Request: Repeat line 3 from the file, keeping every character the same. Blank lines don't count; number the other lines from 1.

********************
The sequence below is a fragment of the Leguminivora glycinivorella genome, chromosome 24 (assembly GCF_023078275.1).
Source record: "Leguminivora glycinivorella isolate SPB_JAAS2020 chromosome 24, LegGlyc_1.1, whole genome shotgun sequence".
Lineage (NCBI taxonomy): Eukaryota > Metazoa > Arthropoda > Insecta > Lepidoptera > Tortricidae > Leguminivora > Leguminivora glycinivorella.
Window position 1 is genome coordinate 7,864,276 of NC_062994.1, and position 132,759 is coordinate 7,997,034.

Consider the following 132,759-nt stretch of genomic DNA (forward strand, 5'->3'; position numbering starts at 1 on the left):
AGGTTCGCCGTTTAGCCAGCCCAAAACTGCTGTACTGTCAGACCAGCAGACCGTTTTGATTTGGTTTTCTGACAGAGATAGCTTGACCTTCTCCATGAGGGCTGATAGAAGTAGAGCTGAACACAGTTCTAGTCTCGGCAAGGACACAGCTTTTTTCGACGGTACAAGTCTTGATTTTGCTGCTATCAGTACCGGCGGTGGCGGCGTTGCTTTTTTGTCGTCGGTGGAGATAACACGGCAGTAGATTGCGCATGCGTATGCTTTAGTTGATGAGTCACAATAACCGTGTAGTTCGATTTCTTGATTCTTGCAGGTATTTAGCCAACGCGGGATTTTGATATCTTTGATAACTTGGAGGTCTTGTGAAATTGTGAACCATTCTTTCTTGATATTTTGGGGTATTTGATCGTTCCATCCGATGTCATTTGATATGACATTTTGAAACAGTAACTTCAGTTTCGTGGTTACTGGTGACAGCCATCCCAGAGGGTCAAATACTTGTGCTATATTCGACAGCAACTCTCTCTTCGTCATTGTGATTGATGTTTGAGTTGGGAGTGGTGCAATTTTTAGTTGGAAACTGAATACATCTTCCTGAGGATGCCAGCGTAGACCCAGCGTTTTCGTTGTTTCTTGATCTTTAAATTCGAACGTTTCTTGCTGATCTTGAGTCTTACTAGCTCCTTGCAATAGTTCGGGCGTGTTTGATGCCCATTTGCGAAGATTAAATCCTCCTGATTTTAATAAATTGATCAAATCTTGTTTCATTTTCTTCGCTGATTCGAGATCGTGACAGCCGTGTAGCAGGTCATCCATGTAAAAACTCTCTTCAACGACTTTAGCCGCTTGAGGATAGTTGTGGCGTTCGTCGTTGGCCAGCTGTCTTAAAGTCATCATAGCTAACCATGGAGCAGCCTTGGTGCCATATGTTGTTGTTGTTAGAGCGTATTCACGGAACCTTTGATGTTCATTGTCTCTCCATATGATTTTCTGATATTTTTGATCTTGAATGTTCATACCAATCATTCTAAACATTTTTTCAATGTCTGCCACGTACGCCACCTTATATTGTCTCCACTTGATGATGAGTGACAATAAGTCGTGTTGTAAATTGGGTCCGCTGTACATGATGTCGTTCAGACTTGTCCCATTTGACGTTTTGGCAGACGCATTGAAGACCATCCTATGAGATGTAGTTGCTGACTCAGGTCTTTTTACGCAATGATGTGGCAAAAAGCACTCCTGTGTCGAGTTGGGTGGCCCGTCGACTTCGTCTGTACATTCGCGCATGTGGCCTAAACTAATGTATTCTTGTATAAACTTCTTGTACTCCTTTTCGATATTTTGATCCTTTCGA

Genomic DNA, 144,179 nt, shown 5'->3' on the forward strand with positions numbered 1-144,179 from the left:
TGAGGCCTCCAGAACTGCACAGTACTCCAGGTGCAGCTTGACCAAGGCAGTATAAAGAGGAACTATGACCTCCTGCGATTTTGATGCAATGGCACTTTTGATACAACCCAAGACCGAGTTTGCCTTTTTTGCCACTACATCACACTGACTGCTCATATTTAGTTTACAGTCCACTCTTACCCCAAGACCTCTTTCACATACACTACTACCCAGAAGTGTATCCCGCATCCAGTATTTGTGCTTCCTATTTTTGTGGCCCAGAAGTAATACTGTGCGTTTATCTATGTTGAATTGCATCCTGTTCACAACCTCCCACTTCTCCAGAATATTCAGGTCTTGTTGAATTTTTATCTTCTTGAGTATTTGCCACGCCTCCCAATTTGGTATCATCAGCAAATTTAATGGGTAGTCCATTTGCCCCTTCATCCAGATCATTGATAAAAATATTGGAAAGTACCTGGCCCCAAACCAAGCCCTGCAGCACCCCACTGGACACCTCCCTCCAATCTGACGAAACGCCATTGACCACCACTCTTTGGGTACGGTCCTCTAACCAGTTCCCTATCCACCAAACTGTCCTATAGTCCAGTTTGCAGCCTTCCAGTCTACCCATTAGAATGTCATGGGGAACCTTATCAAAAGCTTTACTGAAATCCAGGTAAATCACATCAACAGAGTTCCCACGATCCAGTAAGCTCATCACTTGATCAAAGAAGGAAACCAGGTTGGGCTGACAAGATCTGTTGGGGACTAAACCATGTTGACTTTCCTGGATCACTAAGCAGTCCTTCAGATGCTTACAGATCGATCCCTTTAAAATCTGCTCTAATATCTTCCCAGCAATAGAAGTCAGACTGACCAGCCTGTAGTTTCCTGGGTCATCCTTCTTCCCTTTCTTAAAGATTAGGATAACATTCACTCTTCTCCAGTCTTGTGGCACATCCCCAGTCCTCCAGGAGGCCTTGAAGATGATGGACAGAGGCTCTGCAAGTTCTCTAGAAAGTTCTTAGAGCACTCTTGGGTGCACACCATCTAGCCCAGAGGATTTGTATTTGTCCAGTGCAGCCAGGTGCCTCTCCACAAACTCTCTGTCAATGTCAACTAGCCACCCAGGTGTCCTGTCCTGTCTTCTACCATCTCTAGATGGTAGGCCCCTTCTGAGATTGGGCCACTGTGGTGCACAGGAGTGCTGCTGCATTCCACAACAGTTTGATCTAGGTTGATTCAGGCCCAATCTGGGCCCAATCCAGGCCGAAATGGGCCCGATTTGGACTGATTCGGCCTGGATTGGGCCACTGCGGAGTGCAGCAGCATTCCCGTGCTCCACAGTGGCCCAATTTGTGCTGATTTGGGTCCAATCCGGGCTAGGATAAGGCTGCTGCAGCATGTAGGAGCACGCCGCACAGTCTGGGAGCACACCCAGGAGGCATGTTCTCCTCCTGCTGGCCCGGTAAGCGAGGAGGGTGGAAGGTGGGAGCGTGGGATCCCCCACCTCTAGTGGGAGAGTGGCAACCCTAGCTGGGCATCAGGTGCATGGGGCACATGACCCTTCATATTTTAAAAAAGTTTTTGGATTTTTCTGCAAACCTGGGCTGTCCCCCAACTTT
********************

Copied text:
Lineage (NCBI taxonomy): Eukaryota > Metazoa > Arthropoda > Insecta > Lepidoptera > Tortricidae > Leguminivora > Leguminivora glycinivorella.